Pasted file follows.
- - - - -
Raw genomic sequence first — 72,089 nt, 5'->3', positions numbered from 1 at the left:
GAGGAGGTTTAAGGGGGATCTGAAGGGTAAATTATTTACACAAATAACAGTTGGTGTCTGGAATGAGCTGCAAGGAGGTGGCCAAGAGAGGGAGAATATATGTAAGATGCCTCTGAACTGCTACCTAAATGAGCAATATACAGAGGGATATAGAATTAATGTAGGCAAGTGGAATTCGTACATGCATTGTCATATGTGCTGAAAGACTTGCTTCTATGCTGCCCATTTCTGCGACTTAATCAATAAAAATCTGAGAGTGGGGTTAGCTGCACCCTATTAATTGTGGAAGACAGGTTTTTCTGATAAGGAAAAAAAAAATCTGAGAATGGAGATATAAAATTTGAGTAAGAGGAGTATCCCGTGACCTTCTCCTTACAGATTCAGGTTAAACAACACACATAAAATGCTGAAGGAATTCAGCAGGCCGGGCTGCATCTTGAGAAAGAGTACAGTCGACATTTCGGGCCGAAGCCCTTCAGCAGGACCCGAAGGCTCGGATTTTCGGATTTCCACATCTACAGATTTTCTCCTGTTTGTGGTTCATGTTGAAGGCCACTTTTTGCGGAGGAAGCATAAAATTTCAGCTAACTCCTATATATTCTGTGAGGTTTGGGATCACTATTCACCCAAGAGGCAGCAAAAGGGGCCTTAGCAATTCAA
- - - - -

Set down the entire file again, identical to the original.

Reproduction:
Raw genomic sequence first — 72,089 nt, 5'->3', positions numbered from 1 at the left:
GAGGAGGTTTAAGGGGGATCTGAAGGGTAAATTATTTACACAAATAACAGTTGGTGTCTGGAATGAGCTGCAAGGAGGTGGCCAAGAGAGGGAGAATATATGTAAGATGCCTCTGAACTGCTACCTAAATGAGCAATATACAGAGGGATATAGAATTAATGTAGGCAAGTGGAATTCGTACATGCATTGTCATATGTGCTGAAAGACTTGCTTCTATGCTGCCCATTTCTGCGACTTAATCAATAAAAATCTGAGAGTGGGGTTAGCTGCACCCTATTAATTGTGGAAGACAGGTTTTTCTGATAAGGAAAAAAAAAATCTGAGAATGGAGATATAAAATTTGAGTAAGAGGAGTATCCCGTGACCTTCTCCTTACAGATTCAGGTTAAACAACACACATAAAATGCTGAAGGAATTCAGCAGGCCGGGCTGCATCTTGAGAAAGAGTACAGTCGACATTTCGGGCCGAAGCCCTTCAGCAGGACCCGAAGGCTCGGATTTTCGGATTTCCACATCTACAGATTTTCTCCTGTTTGTGGTTCATGTTGAAGGCCACTTTTTGCGGAGGAAGCATAAAATTTCAGCTAACTCCTATATATTCTGTGAGGTTTGGGATCACTATTCACCCAAGAGGCAGCAAAAGGGGCCTTAGCAATTCAA